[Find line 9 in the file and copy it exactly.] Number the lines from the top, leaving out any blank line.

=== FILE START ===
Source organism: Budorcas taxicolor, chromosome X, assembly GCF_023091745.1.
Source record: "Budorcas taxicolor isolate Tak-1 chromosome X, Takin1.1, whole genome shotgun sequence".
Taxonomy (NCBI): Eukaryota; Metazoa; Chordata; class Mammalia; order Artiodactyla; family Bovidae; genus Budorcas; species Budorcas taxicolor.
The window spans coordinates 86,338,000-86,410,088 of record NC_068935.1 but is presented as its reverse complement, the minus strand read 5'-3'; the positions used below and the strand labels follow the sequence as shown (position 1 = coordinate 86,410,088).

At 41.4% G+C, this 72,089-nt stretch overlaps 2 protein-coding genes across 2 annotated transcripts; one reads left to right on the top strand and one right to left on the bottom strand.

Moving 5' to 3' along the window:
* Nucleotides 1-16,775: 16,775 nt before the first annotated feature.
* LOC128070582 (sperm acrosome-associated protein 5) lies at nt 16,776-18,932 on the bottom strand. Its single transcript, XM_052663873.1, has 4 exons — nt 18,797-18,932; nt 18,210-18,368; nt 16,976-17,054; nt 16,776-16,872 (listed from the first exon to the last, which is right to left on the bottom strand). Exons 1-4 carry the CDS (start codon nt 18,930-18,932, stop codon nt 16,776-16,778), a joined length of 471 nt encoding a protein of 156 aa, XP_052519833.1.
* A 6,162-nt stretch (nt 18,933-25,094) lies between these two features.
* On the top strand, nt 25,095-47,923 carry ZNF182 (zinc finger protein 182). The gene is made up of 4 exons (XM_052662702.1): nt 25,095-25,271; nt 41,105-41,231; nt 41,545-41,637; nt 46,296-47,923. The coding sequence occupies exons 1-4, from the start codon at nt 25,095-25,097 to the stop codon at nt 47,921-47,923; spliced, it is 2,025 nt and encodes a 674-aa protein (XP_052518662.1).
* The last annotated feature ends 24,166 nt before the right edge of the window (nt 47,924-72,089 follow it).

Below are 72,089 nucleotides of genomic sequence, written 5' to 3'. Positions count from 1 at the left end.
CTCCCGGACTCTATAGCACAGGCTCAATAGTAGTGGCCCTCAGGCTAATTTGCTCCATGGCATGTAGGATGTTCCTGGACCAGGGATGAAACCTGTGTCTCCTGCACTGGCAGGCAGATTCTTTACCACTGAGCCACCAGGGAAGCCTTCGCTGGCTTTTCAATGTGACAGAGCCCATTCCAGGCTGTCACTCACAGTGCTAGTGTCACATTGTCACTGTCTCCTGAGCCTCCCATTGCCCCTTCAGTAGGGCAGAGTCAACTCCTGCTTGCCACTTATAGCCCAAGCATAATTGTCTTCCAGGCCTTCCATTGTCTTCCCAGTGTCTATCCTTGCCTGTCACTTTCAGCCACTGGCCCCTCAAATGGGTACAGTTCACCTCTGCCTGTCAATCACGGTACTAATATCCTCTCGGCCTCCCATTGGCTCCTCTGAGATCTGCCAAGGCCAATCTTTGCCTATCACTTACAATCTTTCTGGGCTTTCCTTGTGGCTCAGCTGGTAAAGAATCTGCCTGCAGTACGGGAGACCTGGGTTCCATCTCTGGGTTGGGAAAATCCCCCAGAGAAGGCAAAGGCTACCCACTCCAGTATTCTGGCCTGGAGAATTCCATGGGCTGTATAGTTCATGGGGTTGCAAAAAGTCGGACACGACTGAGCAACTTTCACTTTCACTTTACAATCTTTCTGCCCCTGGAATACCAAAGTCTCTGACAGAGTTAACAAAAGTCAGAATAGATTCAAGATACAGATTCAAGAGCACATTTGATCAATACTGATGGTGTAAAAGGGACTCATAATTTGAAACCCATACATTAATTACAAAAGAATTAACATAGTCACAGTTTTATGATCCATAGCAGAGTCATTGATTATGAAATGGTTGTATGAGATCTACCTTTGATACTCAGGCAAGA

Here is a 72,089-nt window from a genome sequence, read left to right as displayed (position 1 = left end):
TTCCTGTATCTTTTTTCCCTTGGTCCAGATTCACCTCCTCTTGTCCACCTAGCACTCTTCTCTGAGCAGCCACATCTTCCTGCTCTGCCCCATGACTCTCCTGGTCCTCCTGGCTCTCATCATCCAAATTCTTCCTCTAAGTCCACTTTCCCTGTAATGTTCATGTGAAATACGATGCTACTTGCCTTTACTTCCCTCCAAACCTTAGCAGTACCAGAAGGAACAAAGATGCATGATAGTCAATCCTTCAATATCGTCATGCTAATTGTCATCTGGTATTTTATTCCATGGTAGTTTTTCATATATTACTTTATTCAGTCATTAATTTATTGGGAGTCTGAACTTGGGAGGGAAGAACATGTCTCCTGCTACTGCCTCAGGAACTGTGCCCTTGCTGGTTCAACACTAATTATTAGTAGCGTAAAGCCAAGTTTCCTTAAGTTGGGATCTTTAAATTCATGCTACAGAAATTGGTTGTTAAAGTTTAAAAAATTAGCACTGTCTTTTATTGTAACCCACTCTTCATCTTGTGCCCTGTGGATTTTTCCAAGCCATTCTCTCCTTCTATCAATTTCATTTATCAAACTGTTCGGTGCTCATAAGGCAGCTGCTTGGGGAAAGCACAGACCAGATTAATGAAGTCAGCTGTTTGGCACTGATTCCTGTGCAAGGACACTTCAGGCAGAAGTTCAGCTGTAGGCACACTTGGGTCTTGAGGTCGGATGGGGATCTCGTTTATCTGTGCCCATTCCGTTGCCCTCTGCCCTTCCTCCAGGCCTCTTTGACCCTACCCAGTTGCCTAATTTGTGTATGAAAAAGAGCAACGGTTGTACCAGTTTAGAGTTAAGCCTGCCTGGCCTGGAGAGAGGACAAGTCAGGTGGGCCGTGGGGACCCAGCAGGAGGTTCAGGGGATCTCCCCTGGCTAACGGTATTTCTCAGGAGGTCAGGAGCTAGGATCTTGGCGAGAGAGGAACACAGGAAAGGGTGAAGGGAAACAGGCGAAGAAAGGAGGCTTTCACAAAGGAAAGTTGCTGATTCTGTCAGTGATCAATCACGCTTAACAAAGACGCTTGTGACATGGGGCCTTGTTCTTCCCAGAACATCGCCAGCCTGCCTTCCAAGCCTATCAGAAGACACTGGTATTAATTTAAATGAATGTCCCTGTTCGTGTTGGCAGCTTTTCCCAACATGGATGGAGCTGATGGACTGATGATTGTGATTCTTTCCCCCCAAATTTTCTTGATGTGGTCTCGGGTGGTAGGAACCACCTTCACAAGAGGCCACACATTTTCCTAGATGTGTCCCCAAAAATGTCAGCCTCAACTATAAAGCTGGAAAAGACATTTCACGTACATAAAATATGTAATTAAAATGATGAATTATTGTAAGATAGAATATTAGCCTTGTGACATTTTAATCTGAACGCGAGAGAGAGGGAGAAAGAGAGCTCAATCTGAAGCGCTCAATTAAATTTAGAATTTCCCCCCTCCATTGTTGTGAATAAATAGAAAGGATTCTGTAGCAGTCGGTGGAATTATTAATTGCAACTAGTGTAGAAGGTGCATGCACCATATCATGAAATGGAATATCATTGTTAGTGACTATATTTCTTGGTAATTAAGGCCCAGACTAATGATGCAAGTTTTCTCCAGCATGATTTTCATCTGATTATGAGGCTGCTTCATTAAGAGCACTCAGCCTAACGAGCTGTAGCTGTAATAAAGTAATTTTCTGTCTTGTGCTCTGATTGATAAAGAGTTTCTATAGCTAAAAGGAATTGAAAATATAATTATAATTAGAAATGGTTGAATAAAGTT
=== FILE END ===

* A 6,162-nt stretch (nt 18,933-25,094) lies between these two features.